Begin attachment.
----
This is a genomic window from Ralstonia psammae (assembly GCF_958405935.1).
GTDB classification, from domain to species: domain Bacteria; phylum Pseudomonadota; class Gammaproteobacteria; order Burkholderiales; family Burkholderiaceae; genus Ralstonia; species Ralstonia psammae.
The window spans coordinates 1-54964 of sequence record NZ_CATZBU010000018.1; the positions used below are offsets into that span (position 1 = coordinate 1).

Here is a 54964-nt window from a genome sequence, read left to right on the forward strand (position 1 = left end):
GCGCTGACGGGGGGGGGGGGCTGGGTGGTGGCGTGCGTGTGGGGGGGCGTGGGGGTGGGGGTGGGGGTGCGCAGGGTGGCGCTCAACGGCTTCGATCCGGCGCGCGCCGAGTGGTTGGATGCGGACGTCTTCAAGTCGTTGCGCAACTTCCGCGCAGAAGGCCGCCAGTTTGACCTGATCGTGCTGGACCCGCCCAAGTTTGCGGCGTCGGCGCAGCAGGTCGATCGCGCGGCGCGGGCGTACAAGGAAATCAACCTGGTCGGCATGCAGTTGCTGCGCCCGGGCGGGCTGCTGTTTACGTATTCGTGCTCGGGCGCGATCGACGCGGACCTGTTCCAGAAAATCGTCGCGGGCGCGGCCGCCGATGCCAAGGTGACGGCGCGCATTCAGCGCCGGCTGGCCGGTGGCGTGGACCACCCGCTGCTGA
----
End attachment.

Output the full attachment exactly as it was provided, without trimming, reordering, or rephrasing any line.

This is a genomic window from Ralstonia psammae (assembly GCF_958405935.1).
GTDB classification, from domain to species: domain Bacteria; phylum Pseudomonadota; class Gammaproteobacteria; order Burkholderiales; family Burkholderiaceae; genus Ralstonia; species Ralstonia psammae.
The window spans coordinates 1-54964 of sequence record NZ_CATZBU010000018.1; the positions used below are offsets into that span (position 1 = coordinate 1).

Here is a 54964-nt window from a genome sequence, read left to right on the forward strand (position 1 = left end):
GCGCTGACGGGGGGGGGGGGCTGGGTGGTGGCGTGCGTGTGGGGGGGCGTGGGGGTGGGGGTGGGGGTGCGCAGGGTGGCGCTCAACGGCTTCGATCCGGCGCGCGCCGAGTGGTTGGATGCGGACGTCTTCAAGTCGTTGCGCAACTTCCGCGCAGAAGGCCGCCAGTTTGACCTGATCGTGCTGGACCCGCCCAAGTTTGCGGCGTCGGCGCAGCAGGTCGATCGCGCGGCGCGGGCGTACAAGGAAATCAACCTGGTCGGCATGCAGTTGCTGCGCCCGGGCGGGCTGCTGTTTACGTATTCGTGCTCGGGCGCGATCGACGCGGACCTGTTCCAGAAAATCGTCGCGGGCGCGGCCGCCGATGCCAAGGTGACGGCGCGCATTCAGCGCCGGCTGGCCGGTGGCGTGGACCACCCGCTGCTGA